UNMASKING 'THE PERFECT STRANGER': PIERRE BOULEZ, FRANK ZAPPA, AND THE COMMON GROUND BETWEEN MODERNISM AND POSTMODERNISM
Edward J. Piasecki ('03), American Studies
In the last forty years cultural critics from a variety of fields have researched the transition from modernism to postmodernism. In this research, they have consistently focused on the ways in which modernism and postmodernism can be distinguished from each other. What the majority of these studies overlook, is how modernism and postmodernism are alike. In an effort to expand the dialogue on this subject,this study will suggest that modernism and postmodernism are more similar than they are different. In making this claim I will turn to the field of music and focus on an album called ‘The Perfect Stranger’. Because this album is a collaboration between the lauded modernist composer Pierre Boulez and notorious postmodernist Frank Zappa, it is a perfect place to locate a dialogue about the shared values of modernism and postmodernism. Interviews with both of these men reveal that while Boulez and Zappa disagree on the ways in which musical elements should be organized, they similarly value the organizational process. By comparing these men to other well recognized modernists and postmodernists, this study concludes that both modernists and postmodernists actively search to create authentic meaning in the contexts of their works. As Zappa and Boulez both work to push the boundaries of music, they pride themselve on what Boulez calls 'intelligent deviation'. Thus, this study concludes that Boulez,Zappa, modernists, and postmodernists all have a vested interest in how human agency must be exerted to create not only an authentic works, but also a meaningful existence.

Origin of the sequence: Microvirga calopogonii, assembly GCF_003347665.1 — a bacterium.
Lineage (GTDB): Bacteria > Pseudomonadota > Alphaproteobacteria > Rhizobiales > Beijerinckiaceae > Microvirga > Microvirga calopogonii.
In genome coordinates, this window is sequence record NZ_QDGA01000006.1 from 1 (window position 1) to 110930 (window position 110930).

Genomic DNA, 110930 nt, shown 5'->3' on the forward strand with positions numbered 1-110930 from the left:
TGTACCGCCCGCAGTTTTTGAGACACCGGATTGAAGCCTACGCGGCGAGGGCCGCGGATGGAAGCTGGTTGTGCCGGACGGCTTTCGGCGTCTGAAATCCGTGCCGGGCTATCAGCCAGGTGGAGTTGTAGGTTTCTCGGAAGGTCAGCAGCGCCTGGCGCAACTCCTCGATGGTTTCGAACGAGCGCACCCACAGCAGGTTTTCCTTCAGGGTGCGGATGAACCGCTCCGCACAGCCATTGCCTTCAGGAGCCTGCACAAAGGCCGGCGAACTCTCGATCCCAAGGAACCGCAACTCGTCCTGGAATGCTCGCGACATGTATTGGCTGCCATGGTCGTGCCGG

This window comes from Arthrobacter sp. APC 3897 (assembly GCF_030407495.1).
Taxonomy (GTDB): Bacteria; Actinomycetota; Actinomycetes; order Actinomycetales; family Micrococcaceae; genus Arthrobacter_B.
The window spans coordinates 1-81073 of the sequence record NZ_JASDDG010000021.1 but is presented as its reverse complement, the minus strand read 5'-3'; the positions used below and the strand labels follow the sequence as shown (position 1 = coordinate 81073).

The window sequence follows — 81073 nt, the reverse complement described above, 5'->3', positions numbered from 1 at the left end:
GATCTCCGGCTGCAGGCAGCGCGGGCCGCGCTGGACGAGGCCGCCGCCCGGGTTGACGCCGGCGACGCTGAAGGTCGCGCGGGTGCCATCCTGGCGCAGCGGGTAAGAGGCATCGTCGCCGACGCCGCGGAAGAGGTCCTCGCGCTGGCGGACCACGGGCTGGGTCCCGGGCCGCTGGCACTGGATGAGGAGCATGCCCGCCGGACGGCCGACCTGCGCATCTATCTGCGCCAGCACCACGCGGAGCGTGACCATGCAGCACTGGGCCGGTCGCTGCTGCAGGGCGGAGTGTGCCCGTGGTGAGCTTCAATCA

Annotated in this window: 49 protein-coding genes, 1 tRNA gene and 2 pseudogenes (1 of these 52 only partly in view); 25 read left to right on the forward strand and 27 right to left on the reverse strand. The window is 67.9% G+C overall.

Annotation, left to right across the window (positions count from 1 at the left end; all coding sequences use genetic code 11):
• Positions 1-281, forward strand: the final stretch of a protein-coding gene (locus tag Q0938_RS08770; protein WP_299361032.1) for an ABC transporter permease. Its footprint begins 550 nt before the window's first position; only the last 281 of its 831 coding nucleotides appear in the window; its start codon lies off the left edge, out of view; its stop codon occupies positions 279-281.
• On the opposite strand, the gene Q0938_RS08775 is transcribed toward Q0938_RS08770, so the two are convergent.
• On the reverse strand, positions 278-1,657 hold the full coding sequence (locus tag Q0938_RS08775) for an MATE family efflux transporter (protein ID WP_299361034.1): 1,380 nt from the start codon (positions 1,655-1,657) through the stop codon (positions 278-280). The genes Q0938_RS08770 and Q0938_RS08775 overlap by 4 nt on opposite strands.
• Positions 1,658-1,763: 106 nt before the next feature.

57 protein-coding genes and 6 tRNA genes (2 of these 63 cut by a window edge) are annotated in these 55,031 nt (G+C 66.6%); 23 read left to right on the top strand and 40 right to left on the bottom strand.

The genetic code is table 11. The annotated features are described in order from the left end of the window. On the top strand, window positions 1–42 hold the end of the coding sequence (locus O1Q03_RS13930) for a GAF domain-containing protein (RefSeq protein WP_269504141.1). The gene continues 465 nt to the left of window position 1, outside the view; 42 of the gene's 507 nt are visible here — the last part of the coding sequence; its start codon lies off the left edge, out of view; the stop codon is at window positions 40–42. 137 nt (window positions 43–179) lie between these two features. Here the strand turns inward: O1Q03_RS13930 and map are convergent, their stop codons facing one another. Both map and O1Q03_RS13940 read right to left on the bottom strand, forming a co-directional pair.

DISCRIMINATION BETWEEN GRAVITY AND LINEAR ACCELERATION BY NEURONS WITH BOTH LINEAR AND ANGULAR INPUT FROM THE INNER EAR
Sarah E. Pierce ('03), Mathematics